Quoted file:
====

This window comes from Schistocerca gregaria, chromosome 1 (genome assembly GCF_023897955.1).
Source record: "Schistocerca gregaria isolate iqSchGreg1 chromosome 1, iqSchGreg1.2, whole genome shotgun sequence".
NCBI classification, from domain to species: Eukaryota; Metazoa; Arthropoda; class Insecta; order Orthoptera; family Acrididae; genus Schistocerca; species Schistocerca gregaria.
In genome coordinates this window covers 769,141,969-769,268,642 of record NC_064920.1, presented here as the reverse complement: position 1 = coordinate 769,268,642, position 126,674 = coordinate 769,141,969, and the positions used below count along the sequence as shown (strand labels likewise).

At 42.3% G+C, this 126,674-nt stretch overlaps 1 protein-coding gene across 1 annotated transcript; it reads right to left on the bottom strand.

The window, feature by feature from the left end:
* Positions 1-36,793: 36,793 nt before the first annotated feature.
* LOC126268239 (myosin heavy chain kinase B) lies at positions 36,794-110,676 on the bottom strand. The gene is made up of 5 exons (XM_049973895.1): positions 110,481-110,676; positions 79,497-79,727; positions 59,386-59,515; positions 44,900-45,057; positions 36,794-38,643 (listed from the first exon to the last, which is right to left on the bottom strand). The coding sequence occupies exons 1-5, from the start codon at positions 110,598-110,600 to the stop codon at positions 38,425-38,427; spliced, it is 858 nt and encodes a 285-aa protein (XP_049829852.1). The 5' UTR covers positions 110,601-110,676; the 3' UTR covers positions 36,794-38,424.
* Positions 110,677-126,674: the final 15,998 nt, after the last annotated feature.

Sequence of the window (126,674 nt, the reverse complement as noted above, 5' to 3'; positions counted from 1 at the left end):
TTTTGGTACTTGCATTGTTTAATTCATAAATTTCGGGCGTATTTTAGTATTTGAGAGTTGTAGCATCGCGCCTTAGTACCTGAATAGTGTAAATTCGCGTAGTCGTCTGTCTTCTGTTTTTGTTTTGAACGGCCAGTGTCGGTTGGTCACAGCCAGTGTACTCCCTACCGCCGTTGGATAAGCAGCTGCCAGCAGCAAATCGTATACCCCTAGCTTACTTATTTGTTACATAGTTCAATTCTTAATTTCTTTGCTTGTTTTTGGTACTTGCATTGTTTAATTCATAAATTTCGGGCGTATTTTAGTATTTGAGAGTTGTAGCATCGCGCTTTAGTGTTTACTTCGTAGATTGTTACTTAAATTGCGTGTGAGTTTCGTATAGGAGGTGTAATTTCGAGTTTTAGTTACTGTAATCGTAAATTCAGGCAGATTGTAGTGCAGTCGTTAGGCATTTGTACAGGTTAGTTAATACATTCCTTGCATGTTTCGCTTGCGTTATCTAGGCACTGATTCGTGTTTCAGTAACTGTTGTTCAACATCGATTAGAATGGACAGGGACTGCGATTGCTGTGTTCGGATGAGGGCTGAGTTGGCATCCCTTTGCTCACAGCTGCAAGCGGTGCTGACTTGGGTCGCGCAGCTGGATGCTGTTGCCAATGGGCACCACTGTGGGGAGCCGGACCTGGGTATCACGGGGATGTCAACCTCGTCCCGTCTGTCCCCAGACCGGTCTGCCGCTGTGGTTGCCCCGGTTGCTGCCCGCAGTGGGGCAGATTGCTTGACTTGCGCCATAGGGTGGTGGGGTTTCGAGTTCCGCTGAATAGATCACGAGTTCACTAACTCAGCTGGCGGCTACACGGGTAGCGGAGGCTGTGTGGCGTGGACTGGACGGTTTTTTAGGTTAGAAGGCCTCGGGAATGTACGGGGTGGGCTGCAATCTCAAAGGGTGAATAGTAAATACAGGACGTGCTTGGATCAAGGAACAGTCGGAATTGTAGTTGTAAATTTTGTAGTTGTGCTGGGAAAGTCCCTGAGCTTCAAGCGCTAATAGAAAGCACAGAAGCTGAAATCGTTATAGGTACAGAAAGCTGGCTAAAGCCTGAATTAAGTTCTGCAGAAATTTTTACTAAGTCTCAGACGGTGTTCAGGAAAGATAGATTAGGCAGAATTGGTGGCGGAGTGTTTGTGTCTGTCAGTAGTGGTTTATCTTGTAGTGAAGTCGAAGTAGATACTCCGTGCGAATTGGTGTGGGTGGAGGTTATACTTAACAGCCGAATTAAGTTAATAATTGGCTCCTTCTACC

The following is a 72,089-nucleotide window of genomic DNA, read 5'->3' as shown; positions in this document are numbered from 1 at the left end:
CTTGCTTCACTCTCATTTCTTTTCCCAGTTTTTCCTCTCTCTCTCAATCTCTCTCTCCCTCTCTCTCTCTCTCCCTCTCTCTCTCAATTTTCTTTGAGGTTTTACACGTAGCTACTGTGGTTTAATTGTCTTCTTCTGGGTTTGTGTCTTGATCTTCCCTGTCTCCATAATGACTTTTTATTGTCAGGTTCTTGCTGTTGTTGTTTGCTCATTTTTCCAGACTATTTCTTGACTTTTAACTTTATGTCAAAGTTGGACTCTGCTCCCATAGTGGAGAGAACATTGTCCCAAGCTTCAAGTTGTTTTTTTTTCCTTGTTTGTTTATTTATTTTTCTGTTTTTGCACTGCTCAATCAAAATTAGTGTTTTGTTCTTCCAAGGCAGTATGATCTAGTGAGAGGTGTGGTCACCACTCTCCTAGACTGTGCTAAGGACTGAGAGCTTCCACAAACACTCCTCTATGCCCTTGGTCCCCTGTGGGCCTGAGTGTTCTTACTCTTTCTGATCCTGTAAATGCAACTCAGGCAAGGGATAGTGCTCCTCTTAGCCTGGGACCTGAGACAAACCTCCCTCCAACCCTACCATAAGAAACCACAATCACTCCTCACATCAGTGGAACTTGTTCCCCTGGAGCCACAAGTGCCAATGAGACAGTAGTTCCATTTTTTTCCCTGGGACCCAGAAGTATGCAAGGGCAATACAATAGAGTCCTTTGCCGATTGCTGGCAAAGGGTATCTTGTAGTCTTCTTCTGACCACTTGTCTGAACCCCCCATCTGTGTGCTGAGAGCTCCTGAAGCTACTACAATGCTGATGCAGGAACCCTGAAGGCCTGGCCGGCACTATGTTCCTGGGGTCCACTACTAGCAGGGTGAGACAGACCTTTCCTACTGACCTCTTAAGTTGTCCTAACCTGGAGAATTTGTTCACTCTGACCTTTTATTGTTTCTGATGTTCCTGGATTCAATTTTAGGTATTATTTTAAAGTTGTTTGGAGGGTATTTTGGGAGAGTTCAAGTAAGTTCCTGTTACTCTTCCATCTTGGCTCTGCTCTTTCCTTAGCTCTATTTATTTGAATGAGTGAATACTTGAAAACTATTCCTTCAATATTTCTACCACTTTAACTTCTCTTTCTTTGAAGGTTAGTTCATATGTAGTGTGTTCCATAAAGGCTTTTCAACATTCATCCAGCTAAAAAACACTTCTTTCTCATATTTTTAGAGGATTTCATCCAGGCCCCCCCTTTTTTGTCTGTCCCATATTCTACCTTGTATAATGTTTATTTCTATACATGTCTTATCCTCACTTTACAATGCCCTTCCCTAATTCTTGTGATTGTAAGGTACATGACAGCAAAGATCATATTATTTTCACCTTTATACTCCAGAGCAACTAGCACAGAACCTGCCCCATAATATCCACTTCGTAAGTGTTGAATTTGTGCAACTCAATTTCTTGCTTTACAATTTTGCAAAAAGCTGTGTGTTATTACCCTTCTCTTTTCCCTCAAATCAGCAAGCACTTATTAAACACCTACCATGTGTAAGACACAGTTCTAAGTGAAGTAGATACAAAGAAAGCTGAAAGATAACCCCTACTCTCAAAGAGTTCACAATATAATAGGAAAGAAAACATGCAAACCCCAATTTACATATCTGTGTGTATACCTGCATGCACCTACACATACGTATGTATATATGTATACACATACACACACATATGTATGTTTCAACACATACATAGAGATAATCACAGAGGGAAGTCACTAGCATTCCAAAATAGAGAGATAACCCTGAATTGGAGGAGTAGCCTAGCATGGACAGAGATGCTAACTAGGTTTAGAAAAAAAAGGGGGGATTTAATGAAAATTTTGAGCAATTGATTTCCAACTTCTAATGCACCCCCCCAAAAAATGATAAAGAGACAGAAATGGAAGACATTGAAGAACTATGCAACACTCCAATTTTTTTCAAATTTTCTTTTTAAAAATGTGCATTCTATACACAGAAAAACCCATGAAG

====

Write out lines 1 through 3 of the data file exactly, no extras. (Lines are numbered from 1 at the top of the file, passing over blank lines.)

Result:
This window comes from Schistocerca gregaria, chromosome 1 (genome assembly GCF_023897955.1).
Source record: "Schistocerca gregaria isolate iqSchGreg1 chromosome 1, iqSchGreg1.2, whole genome shotgun sequence".
NCBI classification, from domain to species: Eukaryota; Metazoa; Arthropoda; class Insecta; order Orthoptera; family Acrididae; genus Schistocerca; species Schistocerca gregaria.